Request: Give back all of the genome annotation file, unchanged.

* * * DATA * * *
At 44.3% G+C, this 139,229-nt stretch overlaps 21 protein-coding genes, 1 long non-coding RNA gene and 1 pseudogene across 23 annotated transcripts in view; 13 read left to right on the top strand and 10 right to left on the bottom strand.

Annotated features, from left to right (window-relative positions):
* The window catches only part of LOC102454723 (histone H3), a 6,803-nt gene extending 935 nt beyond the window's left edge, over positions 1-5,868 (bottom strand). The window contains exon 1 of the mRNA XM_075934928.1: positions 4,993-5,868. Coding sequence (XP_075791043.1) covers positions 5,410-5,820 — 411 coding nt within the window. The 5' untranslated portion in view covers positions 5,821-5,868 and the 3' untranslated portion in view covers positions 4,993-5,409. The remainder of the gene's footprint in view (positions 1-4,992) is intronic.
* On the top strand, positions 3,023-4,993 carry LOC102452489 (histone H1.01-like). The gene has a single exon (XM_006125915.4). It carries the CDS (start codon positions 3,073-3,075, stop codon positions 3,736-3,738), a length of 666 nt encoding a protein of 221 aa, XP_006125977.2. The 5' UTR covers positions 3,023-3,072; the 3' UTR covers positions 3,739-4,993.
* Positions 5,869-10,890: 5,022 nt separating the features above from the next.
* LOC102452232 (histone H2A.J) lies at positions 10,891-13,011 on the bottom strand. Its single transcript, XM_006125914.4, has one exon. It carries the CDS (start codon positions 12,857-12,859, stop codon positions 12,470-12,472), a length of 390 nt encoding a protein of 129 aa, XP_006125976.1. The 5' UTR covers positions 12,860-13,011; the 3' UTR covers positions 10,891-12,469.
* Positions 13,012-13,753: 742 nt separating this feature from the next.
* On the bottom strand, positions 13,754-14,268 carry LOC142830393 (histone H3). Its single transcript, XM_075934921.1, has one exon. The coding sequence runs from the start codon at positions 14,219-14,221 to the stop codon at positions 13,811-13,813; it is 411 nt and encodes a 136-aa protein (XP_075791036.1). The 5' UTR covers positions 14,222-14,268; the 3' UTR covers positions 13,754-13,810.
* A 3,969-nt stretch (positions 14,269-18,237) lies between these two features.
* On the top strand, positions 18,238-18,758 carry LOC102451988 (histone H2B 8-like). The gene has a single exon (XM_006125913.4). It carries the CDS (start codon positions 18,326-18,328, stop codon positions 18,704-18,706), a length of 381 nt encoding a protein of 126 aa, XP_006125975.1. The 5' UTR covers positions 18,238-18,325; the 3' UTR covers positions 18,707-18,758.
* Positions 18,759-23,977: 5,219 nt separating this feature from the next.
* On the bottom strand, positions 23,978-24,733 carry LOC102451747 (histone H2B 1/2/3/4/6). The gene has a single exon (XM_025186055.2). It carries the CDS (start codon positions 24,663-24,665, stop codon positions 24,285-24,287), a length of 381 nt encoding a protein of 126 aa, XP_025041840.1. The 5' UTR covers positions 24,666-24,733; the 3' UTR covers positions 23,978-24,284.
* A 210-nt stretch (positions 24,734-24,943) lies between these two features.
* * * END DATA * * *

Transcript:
At 44.3% G+C, this 139,229-nt stretch overlaps 21 protein-coding genes, 1 long non-coding RNA gene and 1 pseudogene across 23 annotated transcripts in view; 13 read left to right on the top strand and 10 right to left on the bottom strand.

Annotated features, from left to right (window-relative positions):
* The window catches only part of LOC102454723 (histone H3), a 6,803-nt gene extending 935 nt beyond the window's left edge, over positions 1-5,868 (bottom strand). The window contains exon 1 of the mRNA XM_075934928.1: positions 4,993-5,868. Coding sequence (XP_075791043.1) covers positions 5,410-5,820 — 411 coding nt within the window. The 5' untranslated portion in view covers positions 5,821-5,868 and the 3' untranslated portion in view covers positions 4,993-5,409. The remainder of the gene's footprint in view (positions 1-4,992) is intronic.
* On the top strand, positions 3,023-4,993 carry LOC102452489 (histone H1.01-like). The gene has a single exon (XM_006125915.4). It carries the CDS (start codon positions 3,073-3,075, stop codon positions 3,736-3,738), a length of 666 nt encoding a protein of 221 aa, XP_006125977.2. The 5' UTR covers positions 3,023-3,072; the 3' UTR covers positions 3,739-4,993.
* Positions 5,869-10,890: 5,022 nt separating the features above from the next.
* LOC102452232 (histone H2A.J) lies at positions 10,891-13,011 on the bottom strand. Its single transcript, XM_006125914.4, has one exon. It carries the CDS (start codon positions 12,857-12,859, stop codon positions 12,470-12,472), a length of 390 nt encoding a protein of 129 aa, XP_006125976.1. The 5' UTR covers positions 12,860-13,011; the 3' UTR covers positions 10,891-12,469.
* Positions 13,012-13,753: 742 nt separating this feature from the next.
* On the bottom strand, positions 13,754-14,268 carry LOC142830393 (histone H3). Its single transcript, XM_075934921.1, has one exon. The coding sequence runs from the start codon at positions 14,219-14,221 to the stop codon at positions 13,811-13,813; it is 411 nt and encodes a 136-aa protein (XP_075791036.1). The 5' UTR covers positions 14,222-14,268; the 3' UTR covers positions 13,754-13,810.
* A 3,969-nt stretch (positions 14,269-18,237) lies between these two features.
* On the top strand, positions 18,238-18,758 carry LOC102451988 (histone H2B 8-like). The gene has a single exon (XM_006125913.4). It carries the CDS (start codon positions 18,326-18,328, stop codon positions 18,704-18,706), a length of 381 nt encoding a protein of 126 aa, XP_006125975.1. The 5' UTR covers positions 18,238-18,325; the 3' UTR covers positions 18,707-18,758.
* Positions 18,759-23,977: 5,219 nt separating this feature from the next.
* On the bottom strand, positions 23,978-24,733 carry LOC102451747 (histone H2B 1/2/3/4/6). The gene has a single exon (XM_025186055.2). It carries the CDS (start codon positions 24,663-24,665, stop codon positions 24,285-24,287), a length of 381 nt encoding a protein of 126 aa, XP_025041840.1. The 5' UTR covers positions 24,666-24,733; the 3' UTR covers positions 23,978-24,284.
* A 210-nt stretch (positions 24,734-24,943) lies between these two features.